Unbelievable, isn’t it? Before this season, the all-time NBA record for most players averaging 20+ points per game was 31. Nowadays, there are currently 42 players holding this stat to their names.
Just 10 years ago, during the 2012-13 season, the number of players averaging over 20 points were only 9, one of the all-time lowest. Back then, only players with the caliber of Carmelo Anthony and Dwayne Wade were sharp enough to enter this select group of athletes. Nowadays, even the likes of Franz Wagner has made the mark averaging 20.2 points per game this year with the Orlando Magic.
Senior basketball journalist Kevin O’Connor tweeted the whole list of the record in the past decade:
There are currently 55 players averaging over 20 points per game. The all-time NBA record is 31.
The number of qualifying scorers to log 20+ PPG in recent seasons:
— Kevin O’Connor (@KevinOConnorNBA) January 11, 2023
What could be the reason for such an impactful change in the NBA’s scoring dynamic? Below, we’ll analyze the possible causes for this drastic shift in player and team offensive stats:
This tournament has been the first since the NBA legislated to favor offensive plays with its ‘take fouls’ initiative back in July. The basketball organization defines a transition take foul as “an intentional foul committed by a defender to deprive the offensive team of a fast-break opportunity.” The NBA would then excuse enforcing this law by stating it was destroying opportunities to witness athletic finishes at the rim.
Here is an example of a ‘take foul’:
So, yes, the truth is we have seen more points, dunks and sport entertainment ever since the new rule was applied. But, are referee’s making it too easy for offensive plays to thrive? Nowadays, it seems almost impossible to defend without committing fouls. Should there be given more advantages for guarding and defensive strategy?
Even some players in our league have noticed the huge advantage these rules help offensive plays. Not too long ago, we wrote an article about how Dallas’ star Luka Dončić prefers to watch the Euroleague than the NBA, because he considers the rules in Europe entail more team effort to win games than in the United States. ”In Europe it’s more team basketball, it’s more tactics basketball”, he said in an interview. ”I would say scoring is easier in the NBA because of the rules.”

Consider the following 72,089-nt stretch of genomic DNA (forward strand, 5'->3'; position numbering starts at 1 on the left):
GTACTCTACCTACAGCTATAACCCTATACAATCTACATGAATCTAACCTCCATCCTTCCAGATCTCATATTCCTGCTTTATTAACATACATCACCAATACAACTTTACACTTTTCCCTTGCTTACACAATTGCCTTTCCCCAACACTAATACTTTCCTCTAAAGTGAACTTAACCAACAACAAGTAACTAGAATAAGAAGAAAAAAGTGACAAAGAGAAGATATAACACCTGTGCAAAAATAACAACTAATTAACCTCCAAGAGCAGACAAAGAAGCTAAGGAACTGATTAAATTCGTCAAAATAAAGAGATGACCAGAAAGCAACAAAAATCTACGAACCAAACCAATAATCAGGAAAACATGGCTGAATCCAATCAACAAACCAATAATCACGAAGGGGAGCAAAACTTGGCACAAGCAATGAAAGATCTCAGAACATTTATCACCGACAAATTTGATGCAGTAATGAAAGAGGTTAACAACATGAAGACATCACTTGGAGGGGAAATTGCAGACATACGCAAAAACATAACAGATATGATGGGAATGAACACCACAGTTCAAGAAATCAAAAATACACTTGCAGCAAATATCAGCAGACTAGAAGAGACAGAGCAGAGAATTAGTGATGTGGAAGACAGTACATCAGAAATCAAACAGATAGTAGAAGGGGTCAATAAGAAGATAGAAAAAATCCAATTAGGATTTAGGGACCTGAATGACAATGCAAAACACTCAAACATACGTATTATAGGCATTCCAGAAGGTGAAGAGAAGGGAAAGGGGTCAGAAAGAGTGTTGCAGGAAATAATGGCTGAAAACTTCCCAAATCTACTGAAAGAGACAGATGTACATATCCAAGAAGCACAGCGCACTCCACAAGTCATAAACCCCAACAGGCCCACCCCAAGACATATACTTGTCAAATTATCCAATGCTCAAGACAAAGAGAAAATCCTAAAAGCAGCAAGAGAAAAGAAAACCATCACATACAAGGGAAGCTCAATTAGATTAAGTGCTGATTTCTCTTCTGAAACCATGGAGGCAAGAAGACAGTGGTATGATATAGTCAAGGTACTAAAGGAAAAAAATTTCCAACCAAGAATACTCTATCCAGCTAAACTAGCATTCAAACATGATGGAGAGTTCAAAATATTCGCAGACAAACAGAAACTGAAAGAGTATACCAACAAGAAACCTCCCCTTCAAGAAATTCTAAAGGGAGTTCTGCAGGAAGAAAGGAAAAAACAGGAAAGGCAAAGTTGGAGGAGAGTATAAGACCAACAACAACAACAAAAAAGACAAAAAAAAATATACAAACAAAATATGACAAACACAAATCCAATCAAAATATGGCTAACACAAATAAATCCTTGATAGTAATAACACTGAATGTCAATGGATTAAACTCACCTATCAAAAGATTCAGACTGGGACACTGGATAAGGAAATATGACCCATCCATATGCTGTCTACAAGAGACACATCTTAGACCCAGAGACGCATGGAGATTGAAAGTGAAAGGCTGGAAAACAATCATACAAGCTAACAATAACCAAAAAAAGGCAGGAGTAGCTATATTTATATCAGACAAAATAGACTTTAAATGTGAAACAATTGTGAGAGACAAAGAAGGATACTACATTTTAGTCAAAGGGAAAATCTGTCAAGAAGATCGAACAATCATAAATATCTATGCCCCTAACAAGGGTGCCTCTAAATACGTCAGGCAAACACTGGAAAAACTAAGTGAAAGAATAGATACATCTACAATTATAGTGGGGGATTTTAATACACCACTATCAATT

2. Welcome to the 3-point era
Basketball has been a sport in constant innovation throughout the years, just as the leagues have become more professional and its industry more lucrative. Strategy has also been revolutionized, as most teams have slowly drifted into 3-point offensive mindset while producing players with incredible shooting abilities, and less dependable of the creativity and depth of their attacks through center position and fowards.
Let’s take 2015-16 season as an example. Back then, only six teams in the whole league took at least 1/3 of their shots from 3-point range. If we compare it to the 2021 Championship, it was 28 teams over the 33.3% mark. The only two teams who didn’t were the Washington Wizards (31.9%) who barely qualified to those playoffs as they placed 8th in the East, and San Antonio Spurs (31.4%), who didn’t qualify at all that season.
The best way to describe this new three-point era is through players like Stephen Curry, who absolutely stirred up a revolution in the NBA, winning the the league’s Most Valuable Player twice and guiding the Warriors to four championship titles basing a team strategy that mostly revolved around his skill as a shooting genius. The Golden State domination of professional basketball in the United States during the past decade is probably the greatest example we can find, and can already see how its’ revolution incited every team to adapt to their philosophy.
I believe it’s fair to say that this intense scoring proliferation in the current NBA season is also because of improvement in quality, training and talent. Why not? Today we find more versatile players and overall more complete athletes. It has become more common to see 7ft shooters who can also dribble, pass, defend, etc. What better example than Nikola Jokić? The two-time MVP winner is almost as tall as Shaquille O’Neal and as smart as Steve Nash.
The industry around the league is growing at an unstoppable pace. Contract and salary numbers are shooting through the roof, and this is gradually producing an effect over society. Not only is this a huge motivation to play in the NBA as a foreigner, but also more parents in the United States are raising their children to become athletes as a solution to strive in the modern world.
Basketball is definitely changing and we hope it’s for the best of the sport and its fans. The amount of talented players, the high level shooting and strategy, and a more permissive rule book to allow more offensive plays are definitely part of the root cause for this new era.